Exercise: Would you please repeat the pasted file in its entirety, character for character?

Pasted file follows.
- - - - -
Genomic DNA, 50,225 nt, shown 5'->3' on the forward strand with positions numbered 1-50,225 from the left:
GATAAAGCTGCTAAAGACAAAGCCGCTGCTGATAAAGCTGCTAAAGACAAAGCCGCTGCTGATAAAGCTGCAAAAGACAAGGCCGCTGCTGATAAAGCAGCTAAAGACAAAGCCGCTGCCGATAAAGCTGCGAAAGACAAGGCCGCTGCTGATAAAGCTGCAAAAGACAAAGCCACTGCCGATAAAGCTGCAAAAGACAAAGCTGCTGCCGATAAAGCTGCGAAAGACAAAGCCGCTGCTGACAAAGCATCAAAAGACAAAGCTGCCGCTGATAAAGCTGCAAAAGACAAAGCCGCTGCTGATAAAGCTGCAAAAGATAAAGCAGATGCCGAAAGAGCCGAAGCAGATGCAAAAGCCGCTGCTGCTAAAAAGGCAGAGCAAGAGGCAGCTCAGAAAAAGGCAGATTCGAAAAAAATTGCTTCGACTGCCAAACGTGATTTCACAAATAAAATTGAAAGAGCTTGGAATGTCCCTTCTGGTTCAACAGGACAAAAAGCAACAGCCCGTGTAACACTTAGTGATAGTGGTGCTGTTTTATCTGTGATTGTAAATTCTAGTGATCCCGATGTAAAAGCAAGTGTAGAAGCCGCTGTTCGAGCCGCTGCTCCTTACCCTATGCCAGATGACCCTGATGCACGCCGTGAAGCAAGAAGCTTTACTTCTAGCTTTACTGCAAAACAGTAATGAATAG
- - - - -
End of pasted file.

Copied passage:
Genomic DNA, 50,225 nt, shown 5'->3' on the forward strand with positions numbered 1-50,225 from the left:
GATAAAGCTGCTAAAGACAAAGCCGCTGCTGATAAAGCTGCTAAAGACAAAGCCGCTGCTGATAAAGCTGCAAAAGACAAGGCCGCTGCTGATAAAGCAGCTAAAGACAAAGCCGCTGCCGATAAAGCTGCGAAAGACAAGGCCGCTGCTGATAAAGCTGCAAAAGACAAAGCCACTGCCGATAAAGCTGCAAAAGACAAAGCTGCTGCCGATAAAGCTGCGAAAGACAAAGCCGCTGCTGACAAAGCATCAAAAGACAAAGCTGCCGCTGATAAAGCTGCAAAAGACAAAGCCGCTGCTGATAAAGCTGCAAAAGATAAAGCAGATGCCGAAAGAGCCGAAGCAGATGCAAAAGCCGCTGCTGCTAAAAAGGCAGAGCAAGAGGCAGCTCAGAAAAAGGCAGATTCGAAAAAAATTGCTTCGACTGCCAAACGTGATTTCACAAATAAAATTGAAAGAGCTTGGAATGTCCCTTCTGGTTCAACAGGACAAAAAGCAACAGCCCGTGTAACACTTAGTGATAGTGGTGCTGTTTTATCTGTGATTGTAAATTCTAGTGATCCCGATGTAAAAGCAAGTGTAGAAGCCGCTGTTCGAGCCGCTGCTCCTTACCCTATGCCAGATGACCCTGATGCACGCCGTGAAGCAAGAAGCTTTACTTCTAGCTTTACTGCAAAACAGTAATGAATAG